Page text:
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KalPenninHouse.jpgApparently the signs pointing to actor Kal Penn’s eventual political career were pretty evident: his character in the “Harold and Kumar” series craved White Castle hamburgers and he played a doctor on a show called “House,” clearly portending an eventual appointment to the White House.
Ok, so maybe his quiet involvement with the Obama campaign–he was a runner at the convention among other things–was a more telling sign that “The Namesake” star was serious about his politics. But it still came as a shock to “House” fans when his character, Dr. Lawrence Kutner, committed suicide, so that the actor could move on to working in the White House as an associate director of the Office of Public Liaison, a position in which he will interact with Asian constituencies and those in the arts community. (For full details, read the Entertainment Weekly interview.)
While I am glad to see someone so passionate and selfless join the administration (the man is giving up million dollar paychecks to do so), it’s a bittersweet goodbye: Kutner was my favorite of House’s new team of fellows. In fact, he was the favorite of many fans and his out-of-the-blue suicide storyline isn’t sitting well with some of them if message board chatter is any indicator. At first, I felt the same way, thinking the writers were simply taking the easy way out. Not bothering to build subtle clues into his arc.


But that’s the reality of many suicides: no one sees them coming. Sometimes there are no warning signs, no years of noticeable depression, and oftentimes there are no explanations. I once interviewed a counselor who specializes in working with families of people who had taken their own lives and she kept coming back to the trauma inflicted by, in many cases, the absolute surprise of the situation. And each character in the episode, from House to Foreman to Taub, demonstrated coping mechanisms that the counselor described: disbelief, anger, guilt, isolation.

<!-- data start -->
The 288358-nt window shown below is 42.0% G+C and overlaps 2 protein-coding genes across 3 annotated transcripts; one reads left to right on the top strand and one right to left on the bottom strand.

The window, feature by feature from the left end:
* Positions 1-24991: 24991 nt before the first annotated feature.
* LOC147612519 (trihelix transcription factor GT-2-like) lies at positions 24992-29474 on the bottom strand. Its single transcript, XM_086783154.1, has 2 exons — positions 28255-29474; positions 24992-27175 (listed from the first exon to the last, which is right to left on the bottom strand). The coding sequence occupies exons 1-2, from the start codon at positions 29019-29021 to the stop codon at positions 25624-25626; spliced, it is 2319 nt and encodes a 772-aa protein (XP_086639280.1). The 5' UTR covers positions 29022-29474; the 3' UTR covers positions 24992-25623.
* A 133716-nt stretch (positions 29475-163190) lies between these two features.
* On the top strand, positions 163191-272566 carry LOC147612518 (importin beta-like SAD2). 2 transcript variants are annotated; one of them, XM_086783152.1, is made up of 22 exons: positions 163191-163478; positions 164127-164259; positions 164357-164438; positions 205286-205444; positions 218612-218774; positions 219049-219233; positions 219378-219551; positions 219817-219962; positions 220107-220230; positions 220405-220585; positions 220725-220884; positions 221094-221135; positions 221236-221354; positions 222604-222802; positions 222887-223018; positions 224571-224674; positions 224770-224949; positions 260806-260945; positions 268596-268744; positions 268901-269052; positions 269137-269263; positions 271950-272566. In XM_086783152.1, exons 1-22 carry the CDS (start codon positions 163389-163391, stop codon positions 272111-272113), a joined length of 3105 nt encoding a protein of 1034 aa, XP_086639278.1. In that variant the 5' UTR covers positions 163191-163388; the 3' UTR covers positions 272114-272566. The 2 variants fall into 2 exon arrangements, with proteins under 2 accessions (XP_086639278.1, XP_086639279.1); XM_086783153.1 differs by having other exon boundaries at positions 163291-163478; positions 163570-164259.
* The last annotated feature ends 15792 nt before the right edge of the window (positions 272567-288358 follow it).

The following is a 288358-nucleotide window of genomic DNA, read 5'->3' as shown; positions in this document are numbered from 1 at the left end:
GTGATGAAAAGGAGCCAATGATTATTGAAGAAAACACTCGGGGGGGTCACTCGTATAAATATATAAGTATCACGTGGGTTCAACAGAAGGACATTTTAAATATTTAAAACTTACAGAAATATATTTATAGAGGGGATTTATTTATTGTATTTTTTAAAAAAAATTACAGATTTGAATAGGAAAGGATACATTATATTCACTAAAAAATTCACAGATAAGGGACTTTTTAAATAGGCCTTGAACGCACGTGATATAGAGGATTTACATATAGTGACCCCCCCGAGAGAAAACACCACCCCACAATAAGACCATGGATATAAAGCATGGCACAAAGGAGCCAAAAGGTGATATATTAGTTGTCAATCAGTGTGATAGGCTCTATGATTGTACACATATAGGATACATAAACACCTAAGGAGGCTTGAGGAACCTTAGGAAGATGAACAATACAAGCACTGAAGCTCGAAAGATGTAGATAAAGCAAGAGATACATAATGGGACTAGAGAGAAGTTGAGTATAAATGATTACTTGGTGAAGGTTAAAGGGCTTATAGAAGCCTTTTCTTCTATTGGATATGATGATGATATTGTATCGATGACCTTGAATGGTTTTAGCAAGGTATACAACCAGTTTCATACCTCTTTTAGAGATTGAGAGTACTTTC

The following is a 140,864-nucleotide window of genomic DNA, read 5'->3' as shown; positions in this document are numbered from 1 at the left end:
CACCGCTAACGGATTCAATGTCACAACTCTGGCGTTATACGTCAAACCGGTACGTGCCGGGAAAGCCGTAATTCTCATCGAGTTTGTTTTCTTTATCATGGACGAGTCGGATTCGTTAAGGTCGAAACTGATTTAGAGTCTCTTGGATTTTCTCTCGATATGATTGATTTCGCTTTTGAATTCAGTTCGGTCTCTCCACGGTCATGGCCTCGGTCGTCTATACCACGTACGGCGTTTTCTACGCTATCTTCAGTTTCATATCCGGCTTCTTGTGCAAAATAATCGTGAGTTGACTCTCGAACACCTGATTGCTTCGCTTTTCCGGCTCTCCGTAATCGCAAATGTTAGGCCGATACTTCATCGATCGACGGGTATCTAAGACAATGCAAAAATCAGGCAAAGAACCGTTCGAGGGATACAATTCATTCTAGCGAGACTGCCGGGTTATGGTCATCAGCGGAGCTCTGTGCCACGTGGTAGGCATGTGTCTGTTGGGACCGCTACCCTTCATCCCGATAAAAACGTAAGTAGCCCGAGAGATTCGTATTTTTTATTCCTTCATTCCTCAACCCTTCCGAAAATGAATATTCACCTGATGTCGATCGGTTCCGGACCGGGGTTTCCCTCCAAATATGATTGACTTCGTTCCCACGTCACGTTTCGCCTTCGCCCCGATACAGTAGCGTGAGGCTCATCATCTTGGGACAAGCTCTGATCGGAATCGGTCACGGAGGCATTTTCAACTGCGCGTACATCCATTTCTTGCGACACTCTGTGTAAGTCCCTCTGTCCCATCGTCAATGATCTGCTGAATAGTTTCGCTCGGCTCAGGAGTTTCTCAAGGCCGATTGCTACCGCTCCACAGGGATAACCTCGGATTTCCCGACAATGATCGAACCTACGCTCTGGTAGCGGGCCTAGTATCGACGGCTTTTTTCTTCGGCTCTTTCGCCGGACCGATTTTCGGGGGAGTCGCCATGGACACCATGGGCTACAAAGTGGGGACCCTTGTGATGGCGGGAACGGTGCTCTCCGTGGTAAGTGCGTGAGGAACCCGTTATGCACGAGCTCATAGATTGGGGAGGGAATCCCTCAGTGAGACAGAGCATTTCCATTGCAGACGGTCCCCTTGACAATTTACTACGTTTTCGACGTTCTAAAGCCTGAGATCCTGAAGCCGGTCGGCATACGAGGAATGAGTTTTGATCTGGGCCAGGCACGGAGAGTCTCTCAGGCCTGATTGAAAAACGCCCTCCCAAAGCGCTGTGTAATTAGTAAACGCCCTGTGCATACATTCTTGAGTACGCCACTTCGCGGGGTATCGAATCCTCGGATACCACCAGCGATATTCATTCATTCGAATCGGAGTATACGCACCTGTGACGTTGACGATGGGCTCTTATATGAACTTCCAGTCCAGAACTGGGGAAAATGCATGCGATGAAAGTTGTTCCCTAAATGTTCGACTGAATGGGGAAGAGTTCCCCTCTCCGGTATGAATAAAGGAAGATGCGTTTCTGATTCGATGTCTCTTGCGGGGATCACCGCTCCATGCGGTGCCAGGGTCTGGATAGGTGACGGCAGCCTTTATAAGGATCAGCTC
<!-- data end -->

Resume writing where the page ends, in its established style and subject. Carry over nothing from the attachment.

The memorial site and FaceBook page that FOX has set up to Dr. Kutner is a bit odd in my opinion, but at least it is sprinkled with numbers to crisis hotlines, though I would like to see those given more prominence.
In the end, we come away with two great lessons. The episode was, in reality, a good teaching moment about the nature of suicide. And Penn, who should be applauded for following his political aspirations, is providing a great civics lesson. But, just a note to the producers: you’ve already killed off another of my favorites, Amber (a.k.a. Cutthroat Bitch), so please, if you decide to knock anyone else off, make it Thirteen. I have a soft spot for Taub.
House at LocateTV.com

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